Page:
Russia’s Northern Fleet practiced hunting enemy submarines in the Bering Strait

The drills took place not from from U.S. waters off Alaska.

By Atle Staalesen, The Independent Barents Observer - September 21, 2018
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A group of at least eight ships from Russia’s Northern Fleet is returning home after a show of force in the Pacific Ocean that coincided with the ongoing Vostok-2018 exercise.

The ships have now sailed into the Chukchi Sea and set course for Cape Vankarem, near the new and upgraded  Cape Shmidt Navy base where they will bunker fuel and fresh water, according to the Northern Fleet press service.

When the ships sailed through the Bering Strait they lined up in battle formation and engaged in anti-submarine training.

[Russian warships hold drills in Bering Sea in huge military exercise]

Sailing conditions in the Chukchi Sea are now difficult, the ship captains report. There is thick fog and the ships are all on high alert with regards to navigation security.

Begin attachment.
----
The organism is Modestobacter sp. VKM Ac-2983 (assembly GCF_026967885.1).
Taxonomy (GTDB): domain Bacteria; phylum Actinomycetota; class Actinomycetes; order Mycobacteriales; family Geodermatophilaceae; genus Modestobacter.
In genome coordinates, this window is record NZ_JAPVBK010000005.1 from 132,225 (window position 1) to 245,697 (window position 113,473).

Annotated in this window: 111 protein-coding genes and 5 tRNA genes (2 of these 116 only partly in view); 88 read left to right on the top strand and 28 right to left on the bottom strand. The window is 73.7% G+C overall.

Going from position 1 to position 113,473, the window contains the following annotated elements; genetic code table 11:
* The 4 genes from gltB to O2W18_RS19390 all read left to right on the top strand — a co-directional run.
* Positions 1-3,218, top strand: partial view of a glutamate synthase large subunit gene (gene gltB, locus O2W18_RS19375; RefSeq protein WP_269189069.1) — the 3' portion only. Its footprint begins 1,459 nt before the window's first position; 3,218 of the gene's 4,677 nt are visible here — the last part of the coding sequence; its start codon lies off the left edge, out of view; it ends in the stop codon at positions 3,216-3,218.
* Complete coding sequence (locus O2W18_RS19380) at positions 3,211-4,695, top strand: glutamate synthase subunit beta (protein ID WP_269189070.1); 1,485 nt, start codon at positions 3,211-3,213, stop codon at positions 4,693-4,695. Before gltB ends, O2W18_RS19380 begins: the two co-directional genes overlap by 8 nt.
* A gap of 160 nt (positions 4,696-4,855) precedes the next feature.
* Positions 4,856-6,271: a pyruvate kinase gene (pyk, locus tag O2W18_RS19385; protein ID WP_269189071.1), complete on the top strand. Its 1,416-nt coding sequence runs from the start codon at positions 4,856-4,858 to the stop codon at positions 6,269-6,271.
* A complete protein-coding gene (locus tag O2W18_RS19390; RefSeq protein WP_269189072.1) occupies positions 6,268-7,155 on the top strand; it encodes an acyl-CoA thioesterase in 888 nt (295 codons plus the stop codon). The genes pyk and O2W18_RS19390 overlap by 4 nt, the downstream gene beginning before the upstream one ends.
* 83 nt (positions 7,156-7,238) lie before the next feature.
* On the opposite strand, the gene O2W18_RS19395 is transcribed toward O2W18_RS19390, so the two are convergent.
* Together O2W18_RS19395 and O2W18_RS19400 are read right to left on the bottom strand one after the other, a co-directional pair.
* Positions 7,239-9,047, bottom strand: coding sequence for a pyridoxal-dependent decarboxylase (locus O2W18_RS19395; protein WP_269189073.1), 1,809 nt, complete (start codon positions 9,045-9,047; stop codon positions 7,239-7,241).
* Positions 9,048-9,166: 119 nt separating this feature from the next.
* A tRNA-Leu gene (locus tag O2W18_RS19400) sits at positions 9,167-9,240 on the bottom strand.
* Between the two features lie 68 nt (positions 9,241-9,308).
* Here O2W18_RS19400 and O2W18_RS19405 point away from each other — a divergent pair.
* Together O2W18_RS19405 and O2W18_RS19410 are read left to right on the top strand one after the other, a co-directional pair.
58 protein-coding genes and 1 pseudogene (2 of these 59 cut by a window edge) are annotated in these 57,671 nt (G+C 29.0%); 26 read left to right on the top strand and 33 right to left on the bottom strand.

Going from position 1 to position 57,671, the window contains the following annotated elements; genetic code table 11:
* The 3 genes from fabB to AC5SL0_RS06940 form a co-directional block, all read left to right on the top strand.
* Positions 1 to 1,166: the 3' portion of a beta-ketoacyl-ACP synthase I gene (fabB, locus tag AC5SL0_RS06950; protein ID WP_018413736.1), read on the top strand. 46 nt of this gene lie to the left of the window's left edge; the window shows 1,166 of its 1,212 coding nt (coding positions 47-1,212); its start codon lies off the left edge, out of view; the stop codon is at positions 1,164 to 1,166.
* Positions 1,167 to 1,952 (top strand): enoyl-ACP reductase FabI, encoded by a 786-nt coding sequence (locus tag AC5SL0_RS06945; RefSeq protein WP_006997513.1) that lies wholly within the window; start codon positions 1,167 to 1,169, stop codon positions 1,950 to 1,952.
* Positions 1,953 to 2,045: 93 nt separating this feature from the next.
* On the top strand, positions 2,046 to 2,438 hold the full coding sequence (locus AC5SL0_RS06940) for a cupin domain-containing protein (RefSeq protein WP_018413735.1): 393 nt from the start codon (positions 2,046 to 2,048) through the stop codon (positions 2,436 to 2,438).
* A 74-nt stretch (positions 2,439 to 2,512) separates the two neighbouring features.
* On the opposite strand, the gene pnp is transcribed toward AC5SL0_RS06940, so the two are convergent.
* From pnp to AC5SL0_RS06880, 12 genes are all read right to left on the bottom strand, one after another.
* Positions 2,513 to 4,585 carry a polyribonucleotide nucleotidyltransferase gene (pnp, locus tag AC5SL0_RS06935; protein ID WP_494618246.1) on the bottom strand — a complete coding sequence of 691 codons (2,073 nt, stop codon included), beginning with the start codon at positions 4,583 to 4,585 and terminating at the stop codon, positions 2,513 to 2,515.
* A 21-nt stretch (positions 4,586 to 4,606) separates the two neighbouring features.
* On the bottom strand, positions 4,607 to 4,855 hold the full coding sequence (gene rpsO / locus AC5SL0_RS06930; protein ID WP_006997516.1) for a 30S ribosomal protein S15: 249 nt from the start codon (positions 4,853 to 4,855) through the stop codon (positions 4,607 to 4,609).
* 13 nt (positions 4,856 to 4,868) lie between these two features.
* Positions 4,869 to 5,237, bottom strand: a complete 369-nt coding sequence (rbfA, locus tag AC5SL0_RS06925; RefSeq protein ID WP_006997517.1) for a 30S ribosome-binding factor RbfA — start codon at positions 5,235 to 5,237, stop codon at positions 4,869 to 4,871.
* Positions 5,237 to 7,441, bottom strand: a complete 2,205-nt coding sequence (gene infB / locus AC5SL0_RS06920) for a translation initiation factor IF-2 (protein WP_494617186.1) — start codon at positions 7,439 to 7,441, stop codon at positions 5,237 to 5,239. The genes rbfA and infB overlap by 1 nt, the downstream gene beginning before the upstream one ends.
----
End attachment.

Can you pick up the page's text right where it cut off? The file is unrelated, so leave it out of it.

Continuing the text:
The fleet earlier this week conducted landing drills on the east coast of Chukotka peninsula. The exercise included coastal protection by soldiers from the Arctic Brigade. Before the drills, the soldiers had marched 270 kilometers from Cape Vankarem.

Both the defensive and offensive parts in the drills actively applied drones to gather intelligence data and tactical information, mil.ru reports.

As the Northern Fleet voyage towards the east started in early August, group of ships included anti-submarine vessel Vice-Admiral Kulakov, big landing ships Aleksandr Otrakovsky and Kondopoga, as well as icebreaker Ilya Muromets, tanker Sergey Osipov, tug Pamir, hydrographic research vessel Gorizont and crane ship KIL-143.